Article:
The most prevalent theme related directly to participants’ experiences working with the dogs, including feelings, and attitudes towards dogs and training methods. Opportunities to engage in human–animal interaction in DTPs are central to the positive experiences reported by participants, in terms of enjoying interactions, bonding, providing emotional support, and facilitating social interaction [14,15,16,28]. A core feature of DTPs is the promotion of increased compassion and empathy for others, first given an outlet in working together to meet the dogs’ needs and then extended to other people, improving social relationships and prosocial behaviors [14,16,19,28]. Due to participants’ improved attitudes and behaviors towards dogs, and their enthusiasm for sharing their knowledge with family and friends, this theme also identifies potential benefits for dog welfare. A few participants also described their negative emotional experiences when a dog left the program, but most demonstrated their capacity to cope with this challenge by simultaneously identifying a positive outcome for the dogs or themselves [15,16,27]. The context of mutual rehabilitation had an impact on participants’ engagement and perceived outcomes, with many participants also identifying parallels between their own experiences and those of the dogs [19,20,28].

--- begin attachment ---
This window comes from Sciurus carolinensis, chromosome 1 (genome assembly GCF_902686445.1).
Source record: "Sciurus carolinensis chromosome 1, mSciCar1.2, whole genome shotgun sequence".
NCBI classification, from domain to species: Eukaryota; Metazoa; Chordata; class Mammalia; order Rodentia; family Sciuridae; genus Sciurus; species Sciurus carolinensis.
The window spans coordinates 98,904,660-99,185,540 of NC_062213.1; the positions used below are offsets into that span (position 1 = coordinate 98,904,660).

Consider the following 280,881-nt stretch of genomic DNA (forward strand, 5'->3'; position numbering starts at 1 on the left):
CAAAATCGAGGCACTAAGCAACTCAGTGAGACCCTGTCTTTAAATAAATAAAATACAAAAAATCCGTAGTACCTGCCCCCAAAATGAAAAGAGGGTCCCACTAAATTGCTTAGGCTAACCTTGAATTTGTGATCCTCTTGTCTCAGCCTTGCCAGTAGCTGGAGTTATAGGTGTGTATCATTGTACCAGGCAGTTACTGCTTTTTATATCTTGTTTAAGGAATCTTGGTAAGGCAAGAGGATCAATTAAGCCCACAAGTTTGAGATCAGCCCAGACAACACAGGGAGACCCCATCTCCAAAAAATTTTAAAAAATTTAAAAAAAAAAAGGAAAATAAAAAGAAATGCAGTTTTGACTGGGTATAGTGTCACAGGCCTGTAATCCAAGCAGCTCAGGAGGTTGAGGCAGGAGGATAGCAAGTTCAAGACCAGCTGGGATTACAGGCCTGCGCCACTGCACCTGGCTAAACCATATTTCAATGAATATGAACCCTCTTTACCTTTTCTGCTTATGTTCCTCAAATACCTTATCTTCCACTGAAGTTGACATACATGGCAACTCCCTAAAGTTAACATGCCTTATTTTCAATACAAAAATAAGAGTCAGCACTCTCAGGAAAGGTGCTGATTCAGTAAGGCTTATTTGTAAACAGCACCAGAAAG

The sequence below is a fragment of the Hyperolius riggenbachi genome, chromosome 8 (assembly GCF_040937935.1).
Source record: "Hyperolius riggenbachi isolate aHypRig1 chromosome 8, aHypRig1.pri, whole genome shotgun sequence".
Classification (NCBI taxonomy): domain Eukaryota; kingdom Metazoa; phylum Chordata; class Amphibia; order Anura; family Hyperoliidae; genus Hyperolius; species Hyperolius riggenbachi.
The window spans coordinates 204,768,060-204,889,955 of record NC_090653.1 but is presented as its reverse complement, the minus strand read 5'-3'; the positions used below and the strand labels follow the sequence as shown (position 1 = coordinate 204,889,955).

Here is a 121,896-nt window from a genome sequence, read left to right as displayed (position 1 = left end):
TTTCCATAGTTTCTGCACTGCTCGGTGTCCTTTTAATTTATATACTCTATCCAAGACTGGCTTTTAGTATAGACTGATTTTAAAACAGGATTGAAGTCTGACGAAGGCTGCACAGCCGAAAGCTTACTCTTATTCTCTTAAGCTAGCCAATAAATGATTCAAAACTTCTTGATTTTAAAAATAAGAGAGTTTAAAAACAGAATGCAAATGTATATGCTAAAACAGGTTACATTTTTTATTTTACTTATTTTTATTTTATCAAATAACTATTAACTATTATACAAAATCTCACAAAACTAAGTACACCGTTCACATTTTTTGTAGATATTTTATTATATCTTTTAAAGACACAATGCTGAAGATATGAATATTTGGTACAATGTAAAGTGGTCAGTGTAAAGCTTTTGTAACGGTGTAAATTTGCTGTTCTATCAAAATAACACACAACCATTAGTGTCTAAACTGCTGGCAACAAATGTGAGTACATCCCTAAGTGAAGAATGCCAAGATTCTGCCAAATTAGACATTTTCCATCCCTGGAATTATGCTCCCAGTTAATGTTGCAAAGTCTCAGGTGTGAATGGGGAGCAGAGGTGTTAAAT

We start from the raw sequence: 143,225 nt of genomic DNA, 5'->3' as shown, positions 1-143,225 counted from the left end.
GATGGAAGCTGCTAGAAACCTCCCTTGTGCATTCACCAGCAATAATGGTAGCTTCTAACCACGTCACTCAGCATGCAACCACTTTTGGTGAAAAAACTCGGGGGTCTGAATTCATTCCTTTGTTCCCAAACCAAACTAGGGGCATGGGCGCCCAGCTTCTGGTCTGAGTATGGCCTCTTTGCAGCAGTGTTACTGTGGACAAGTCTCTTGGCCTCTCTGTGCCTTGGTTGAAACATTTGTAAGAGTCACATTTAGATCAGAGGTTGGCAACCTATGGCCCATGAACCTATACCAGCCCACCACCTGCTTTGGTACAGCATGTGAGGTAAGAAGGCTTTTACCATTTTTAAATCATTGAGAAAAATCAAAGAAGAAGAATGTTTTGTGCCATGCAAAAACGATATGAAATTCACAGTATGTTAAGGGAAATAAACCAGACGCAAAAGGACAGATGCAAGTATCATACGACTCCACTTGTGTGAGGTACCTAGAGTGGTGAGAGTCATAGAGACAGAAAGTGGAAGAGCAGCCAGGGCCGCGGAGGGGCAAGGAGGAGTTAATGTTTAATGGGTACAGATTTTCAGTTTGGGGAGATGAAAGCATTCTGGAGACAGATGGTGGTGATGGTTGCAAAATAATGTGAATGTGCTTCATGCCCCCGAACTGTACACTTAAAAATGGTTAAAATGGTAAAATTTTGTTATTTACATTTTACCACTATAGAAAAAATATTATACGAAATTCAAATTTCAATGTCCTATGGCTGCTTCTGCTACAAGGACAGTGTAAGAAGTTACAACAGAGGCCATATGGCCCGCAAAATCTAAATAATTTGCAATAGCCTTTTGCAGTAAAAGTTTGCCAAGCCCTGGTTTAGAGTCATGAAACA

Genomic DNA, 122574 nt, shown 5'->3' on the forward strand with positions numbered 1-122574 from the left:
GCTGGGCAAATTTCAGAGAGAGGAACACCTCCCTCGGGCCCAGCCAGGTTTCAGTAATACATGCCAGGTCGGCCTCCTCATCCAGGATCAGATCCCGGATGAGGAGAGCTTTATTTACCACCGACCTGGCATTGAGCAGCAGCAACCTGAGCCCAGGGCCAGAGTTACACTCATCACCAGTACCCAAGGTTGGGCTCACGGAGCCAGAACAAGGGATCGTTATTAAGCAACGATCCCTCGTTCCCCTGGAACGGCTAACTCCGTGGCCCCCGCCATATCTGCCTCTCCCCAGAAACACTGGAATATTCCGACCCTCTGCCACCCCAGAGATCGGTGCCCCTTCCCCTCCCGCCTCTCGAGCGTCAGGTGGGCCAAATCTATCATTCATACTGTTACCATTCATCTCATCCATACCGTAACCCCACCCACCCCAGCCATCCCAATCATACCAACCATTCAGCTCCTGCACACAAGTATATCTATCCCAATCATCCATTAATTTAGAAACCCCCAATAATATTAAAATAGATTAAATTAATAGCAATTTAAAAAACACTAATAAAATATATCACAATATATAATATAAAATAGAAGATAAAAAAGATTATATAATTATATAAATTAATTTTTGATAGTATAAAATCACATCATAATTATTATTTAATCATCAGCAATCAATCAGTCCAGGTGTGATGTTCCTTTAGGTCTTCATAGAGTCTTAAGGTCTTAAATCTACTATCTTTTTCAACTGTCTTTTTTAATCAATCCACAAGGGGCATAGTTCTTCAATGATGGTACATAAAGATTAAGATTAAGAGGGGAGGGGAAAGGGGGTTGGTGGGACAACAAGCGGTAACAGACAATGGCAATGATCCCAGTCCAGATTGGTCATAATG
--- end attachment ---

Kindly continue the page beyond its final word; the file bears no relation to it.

The theme of Positive Effects (enjoyment, change from institutional environment; therapeutic effects including bonding, and improvement in mood and wellbeing) is consistent with previous descriptions of normalizing effects, including reduced stress, enhanced mood, and a sense of connection to the outside world [15,27,28]. In terms of perceived therapeutic effects, participants often have limited experience of nurturing and supporting relationships [34,35,36]. AAIs provide opportunities to develop positive social relationships, as well as affectionate relationships with animals, and experience the emotional benefits of such connections [16]. The potential to have a positive impact on psychological well-being is an important aspect of DTP programs, given the significant mental health needs identified for young offenders (and others in custody) [45]. A lack of engagement in training and education opportunities is characteristic of this population; enjoyment is related to Motivation and Improved Skills, particularly in relation to fostering positive learning experiences that enhance educational outcomes [16,52]. Given the custodial context, participants’ enjoyment could potentially lead to negative perceptions of a program in the wider community. However, local communities generally view DTPs positively, because of the perceived capacity to rehabilitate inmates and dogs, and provide a useful service to society [7,12].